Former Players Sue the NHL

On June 21, 2018, former NHL players Dan Carcillo and Nick Boynton filed a lawsuit against the National Hockey League. Carcillo played 429 games in the NHL for the Phoenix Coyotes, Philadelphia Flyers, Los Angeles Kings, New York Rangers, and the Chicago Blackhawks. During those games he was involved in 149 fights and numerous on-ice scuffles. Boynton played 605 games in the NHL for the Boston Bruins, Phoenix Coyotes, Florida Panthers, Anaheim Ducks, Chicago Blackhawks, and the Philadelphia Flyers. During those games he was involved in 51 fights and also numerous on-ice scuffles.

According to the lawsuit, both players “suffered multiple serious head traumas during his NHL career that were not recognized, diagnosed or treated, and improperly diagnosed and treated.” Further, over the years, while the NHL has dealt with the problematic issue of contact with the head during the game, the league “consistently failed to address the one element of its game that was inevitably unsafe for its players – fighting.” The lawsuit goes as far to claim that the NHL promotes fighting, and “for decades, has refused to eliminate fighting from its games, practices or culture because of a fear of diminishing revenue.”

In an interview with The Players Tribune, Carcillo said that he suffers from slurred speech, sensitivity to light, headaches, trouble sleeping, depression, mood swings, and anxiety. He said, “I would give back all of my money, I would give back all of the time, you can take my name of off the Stanley Cup twice over, I can’t like [it] anymore.” The lawyers who represent Carcillo and Boynton also represent the estate of Steve Montador, another former NHL player who died in 2015. The lawyers dubbed the NHL the “League of Denial” and accountable for “withholding information” from players about the hazards of head injuries. Montador’s brain showed signs of CTE, his brother Chris said in an interview, “[w]ith respect to his brain, I don’t know how many cylinders were working in there. And as the days have gone on, I think my brother knew he was going to pass away early. He never said that to me, but I just feel he kind of knew that. And as my dad said, he packed 70 years into 35.”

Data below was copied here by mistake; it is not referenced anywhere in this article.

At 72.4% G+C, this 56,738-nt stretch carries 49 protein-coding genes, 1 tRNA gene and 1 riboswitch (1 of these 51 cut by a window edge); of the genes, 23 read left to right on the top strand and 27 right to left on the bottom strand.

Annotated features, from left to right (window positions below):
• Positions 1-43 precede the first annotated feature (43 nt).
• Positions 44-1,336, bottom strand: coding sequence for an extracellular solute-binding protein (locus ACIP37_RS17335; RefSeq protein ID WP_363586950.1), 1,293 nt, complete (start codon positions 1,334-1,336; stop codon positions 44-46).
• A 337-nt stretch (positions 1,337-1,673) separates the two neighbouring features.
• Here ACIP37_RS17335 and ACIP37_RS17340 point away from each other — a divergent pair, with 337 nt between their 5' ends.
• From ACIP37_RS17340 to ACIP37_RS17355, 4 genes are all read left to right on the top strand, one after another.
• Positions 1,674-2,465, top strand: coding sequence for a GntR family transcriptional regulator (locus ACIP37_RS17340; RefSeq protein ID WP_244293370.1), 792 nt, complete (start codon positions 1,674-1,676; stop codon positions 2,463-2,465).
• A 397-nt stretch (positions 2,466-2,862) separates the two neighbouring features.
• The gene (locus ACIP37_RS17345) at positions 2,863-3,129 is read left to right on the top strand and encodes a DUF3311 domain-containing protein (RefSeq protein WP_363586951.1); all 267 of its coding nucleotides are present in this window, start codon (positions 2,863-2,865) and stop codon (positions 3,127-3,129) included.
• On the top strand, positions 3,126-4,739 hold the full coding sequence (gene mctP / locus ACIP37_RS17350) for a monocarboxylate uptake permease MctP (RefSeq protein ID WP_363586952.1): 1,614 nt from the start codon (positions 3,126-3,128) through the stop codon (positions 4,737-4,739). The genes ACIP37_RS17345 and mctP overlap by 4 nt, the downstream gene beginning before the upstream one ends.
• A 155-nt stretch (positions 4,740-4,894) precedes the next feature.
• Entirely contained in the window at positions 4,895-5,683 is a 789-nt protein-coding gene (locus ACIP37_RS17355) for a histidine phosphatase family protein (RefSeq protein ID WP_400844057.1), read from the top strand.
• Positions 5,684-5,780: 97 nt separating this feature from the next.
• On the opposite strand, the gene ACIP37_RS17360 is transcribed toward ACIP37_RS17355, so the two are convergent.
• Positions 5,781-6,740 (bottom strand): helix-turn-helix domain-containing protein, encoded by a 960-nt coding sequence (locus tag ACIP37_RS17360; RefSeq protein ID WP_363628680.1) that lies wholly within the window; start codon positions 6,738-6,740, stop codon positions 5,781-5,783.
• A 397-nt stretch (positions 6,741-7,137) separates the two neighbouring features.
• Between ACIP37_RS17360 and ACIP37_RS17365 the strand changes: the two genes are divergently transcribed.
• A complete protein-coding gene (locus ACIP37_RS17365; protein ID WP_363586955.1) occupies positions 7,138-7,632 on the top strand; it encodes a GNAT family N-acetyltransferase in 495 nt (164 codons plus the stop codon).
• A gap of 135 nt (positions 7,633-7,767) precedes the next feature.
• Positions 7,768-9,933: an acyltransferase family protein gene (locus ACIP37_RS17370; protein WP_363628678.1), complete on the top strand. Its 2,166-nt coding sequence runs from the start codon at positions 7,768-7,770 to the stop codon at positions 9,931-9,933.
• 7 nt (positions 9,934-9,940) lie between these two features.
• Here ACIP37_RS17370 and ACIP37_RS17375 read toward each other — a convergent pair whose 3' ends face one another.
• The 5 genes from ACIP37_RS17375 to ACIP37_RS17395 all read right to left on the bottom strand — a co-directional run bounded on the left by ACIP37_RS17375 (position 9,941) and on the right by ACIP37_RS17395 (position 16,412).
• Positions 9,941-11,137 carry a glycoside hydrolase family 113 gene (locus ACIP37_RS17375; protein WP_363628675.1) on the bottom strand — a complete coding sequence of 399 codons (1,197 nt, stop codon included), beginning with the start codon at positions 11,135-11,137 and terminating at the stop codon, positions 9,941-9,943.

Montador was Carcillo’s good friend and Carcillo was very critical of the NHL after Montador’s death. In the interview with The Players Tribune, Carcillo said, “I can’t lay my head on the bed when I see injustice and I see people being treated in the same manner as my friend.” Further, “the people who are running the NHL and the NHLPA right now need to step up and take care of the best athletes in the world.” Finally, Carcillo said, “yeah I fought and I played the game very hard. Yes, I gave out many traumatic brain injuries [and] I also as sustain many. No, I don’t love the NHL, I love the game of hockey.” In an interview, Boynton said, “[i]f [I] die now, without speaking up or saying anything … what good will that do?”

Carcillo and Boynton claim that the NHL breached “its self-imposed and self-declared duties to (a) keep [players] safe, (b) to advise [them] of all risks, and (c) to not increase [the] risk of permanent brain damage and/or addiction, glorified and promoted [by] NHL fights.” Further, the NHL allowed and encouraged players to return the ice after suffering a concussion, knew, or should have known, that the repetitive brain substantially increased risks of developing permanent neurological defects, and knew, or should have known, that players returning to play before they were healed were at a greater risk of suffering a second concussion and long-term brain defects.

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